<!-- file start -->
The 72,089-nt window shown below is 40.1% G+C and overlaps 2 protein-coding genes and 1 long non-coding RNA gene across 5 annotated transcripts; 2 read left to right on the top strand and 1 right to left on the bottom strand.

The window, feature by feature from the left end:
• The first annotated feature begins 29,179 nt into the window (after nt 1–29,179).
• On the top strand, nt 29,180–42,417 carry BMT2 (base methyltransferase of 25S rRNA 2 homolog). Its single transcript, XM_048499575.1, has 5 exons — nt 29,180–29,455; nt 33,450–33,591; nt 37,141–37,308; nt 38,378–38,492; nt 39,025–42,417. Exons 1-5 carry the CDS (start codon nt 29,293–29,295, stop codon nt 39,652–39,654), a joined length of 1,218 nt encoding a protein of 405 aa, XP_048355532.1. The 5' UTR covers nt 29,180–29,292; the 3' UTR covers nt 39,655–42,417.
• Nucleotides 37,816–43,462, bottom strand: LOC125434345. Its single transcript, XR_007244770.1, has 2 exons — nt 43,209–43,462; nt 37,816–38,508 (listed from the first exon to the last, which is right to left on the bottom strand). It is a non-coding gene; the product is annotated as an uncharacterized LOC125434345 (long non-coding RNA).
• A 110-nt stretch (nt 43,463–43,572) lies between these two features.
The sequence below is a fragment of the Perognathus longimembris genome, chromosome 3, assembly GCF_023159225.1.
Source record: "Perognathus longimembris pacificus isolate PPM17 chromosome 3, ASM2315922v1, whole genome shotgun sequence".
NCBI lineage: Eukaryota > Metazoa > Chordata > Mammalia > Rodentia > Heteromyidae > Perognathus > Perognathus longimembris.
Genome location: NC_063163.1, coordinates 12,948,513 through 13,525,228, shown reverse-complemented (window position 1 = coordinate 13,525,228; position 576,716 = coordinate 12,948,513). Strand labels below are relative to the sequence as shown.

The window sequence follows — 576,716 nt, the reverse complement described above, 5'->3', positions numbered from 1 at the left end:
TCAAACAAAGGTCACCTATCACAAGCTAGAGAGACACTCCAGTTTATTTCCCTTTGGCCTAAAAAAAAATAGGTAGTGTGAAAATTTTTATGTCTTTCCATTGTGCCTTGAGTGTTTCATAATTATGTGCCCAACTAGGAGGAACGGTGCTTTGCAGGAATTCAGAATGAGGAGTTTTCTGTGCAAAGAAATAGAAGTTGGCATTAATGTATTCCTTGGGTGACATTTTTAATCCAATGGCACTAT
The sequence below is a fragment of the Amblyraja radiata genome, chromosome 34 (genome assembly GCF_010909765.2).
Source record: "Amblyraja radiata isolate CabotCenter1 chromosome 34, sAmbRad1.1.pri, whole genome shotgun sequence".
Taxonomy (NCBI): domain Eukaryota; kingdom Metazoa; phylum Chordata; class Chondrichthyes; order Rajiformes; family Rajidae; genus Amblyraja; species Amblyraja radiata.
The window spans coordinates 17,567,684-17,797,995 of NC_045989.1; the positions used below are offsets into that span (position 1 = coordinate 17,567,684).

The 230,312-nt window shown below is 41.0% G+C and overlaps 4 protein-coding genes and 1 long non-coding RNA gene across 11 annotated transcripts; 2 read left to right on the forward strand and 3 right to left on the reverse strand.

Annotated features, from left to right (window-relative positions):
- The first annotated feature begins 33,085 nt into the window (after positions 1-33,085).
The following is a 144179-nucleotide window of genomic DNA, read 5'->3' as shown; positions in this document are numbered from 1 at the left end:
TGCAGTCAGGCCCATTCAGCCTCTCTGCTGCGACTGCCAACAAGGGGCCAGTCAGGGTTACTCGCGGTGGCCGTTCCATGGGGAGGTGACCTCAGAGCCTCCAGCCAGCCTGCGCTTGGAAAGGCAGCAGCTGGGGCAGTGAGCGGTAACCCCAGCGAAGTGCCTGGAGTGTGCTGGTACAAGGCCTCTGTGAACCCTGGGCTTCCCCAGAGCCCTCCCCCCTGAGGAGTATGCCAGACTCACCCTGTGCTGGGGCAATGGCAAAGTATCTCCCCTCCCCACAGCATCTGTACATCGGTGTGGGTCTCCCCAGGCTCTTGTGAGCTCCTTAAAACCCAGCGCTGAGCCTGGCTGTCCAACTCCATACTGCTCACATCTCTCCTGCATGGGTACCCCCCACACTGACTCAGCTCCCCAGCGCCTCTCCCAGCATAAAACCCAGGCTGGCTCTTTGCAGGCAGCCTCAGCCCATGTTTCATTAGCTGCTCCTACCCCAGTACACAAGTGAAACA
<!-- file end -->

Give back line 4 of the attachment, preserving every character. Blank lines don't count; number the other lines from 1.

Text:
• On the top strand, nt 29,180–42,417 carry BMT2 (base methyltransferase of 25S rRNA 2 homolog). Its single transcript, XM_048499575.1, has 5 exons — nt 29,180–29,455; nt 33,450–33,591; nt 37,141–37,308; nt 38,378–38,492; nt 39,025–42,417. Exons 1-5 carry the CDS (start codon nt 29,293–29,295, stop codon nt 39,652–39,654), a joined length of 1,218 nt encoding a protein of 405 aa, XP_048355532.1. The 5' UTR covers nt 29,180–29,292; the 3' UTR covers nt 39,655–42,417.